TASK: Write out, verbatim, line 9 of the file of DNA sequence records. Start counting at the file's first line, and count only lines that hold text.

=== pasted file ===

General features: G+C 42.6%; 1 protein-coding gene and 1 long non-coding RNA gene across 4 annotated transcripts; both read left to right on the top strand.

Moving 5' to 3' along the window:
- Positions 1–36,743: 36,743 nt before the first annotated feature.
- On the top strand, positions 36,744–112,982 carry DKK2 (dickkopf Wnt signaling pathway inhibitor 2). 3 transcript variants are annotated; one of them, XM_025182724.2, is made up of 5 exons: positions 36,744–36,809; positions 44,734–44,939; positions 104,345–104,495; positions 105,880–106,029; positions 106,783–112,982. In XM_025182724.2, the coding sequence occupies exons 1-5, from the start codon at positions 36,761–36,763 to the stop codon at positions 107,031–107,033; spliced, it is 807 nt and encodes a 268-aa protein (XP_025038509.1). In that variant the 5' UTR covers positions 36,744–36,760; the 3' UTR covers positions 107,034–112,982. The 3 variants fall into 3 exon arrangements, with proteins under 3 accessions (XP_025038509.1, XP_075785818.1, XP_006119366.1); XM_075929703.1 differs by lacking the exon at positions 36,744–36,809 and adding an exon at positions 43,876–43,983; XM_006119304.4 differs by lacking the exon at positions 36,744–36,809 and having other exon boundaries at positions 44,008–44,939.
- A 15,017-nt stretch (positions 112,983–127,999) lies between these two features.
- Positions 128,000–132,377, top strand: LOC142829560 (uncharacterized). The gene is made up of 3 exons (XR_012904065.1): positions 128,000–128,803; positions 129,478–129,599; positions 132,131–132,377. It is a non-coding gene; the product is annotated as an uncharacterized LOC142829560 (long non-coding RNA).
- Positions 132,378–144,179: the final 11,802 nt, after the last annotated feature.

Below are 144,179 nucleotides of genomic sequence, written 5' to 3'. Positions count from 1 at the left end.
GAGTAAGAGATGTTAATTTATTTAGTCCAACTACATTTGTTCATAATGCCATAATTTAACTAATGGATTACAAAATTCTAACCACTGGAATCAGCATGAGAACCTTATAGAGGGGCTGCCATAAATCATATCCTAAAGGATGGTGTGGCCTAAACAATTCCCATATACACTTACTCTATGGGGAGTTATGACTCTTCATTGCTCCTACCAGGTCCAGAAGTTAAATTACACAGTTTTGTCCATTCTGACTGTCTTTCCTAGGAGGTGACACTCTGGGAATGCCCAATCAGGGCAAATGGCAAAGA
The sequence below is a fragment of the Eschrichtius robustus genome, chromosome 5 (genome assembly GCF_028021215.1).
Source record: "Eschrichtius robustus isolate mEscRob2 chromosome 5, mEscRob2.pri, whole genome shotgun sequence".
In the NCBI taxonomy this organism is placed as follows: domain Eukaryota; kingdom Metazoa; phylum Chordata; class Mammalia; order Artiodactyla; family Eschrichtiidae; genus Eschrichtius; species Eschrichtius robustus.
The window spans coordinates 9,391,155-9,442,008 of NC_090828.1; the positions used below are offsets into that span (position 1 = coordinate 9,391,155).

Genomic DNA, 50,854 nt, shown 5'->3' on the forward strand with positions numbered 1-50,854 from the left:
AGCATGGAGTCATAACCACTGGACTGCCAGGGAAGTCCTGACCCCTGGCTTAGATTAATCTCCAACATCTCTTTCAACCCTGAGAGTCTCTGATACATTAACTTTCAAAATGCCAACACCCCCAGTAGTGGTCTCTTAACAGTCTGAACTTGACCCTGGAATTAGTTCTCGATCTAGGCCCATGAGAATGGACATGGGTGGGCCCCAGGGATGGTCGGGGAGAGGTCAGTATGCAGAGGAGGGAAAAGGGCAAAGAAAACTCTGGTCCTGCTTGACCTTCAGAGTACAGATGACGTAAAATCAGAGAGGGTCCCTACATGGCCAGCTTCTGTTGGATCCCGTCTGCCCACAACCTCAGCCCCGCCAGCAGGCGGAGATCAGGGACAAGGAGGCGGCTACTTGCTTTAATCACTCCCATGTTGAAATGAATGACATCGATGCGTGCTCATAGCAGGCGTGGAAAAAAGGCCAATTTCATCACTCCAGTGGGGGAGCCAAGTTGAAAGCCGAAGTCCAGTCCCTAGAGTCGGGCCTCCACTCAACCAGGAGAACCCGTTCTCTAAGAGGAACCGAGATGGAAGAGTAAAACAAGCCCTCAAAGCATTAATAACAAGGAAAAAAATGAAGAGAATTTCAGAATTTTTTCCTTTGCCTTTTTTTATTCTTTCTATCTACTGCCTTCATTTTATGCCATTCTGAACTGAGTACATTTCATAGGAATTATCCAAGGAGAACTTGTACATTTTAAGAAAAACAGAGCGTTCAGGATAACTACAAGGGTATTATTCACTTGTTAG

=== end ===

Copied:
GAGTAAGAGATGTTAATTTATTTAGTCCAACTACATTTGTTCATAATGCCATAATTTAACTAATGGATTACAAAATTCTAACCACTGGAATCAGCATGAGAACCTTATAGAGGGGCTGCCATAAATCATATCCTAAAGGATGGTGTGGCCTAAACAATTCCCATATACACTTACTCTATGGGGAGTTATGACTCTTCATTGCTCCTACCAGGTCCAGAAGTTAAATTACACAGTTTTGTCCATTCTGACTGTCTTTCCTAGGAGGTGACACTCTGGGAATGCCCAATCAGGGCAAATGGCAAAGA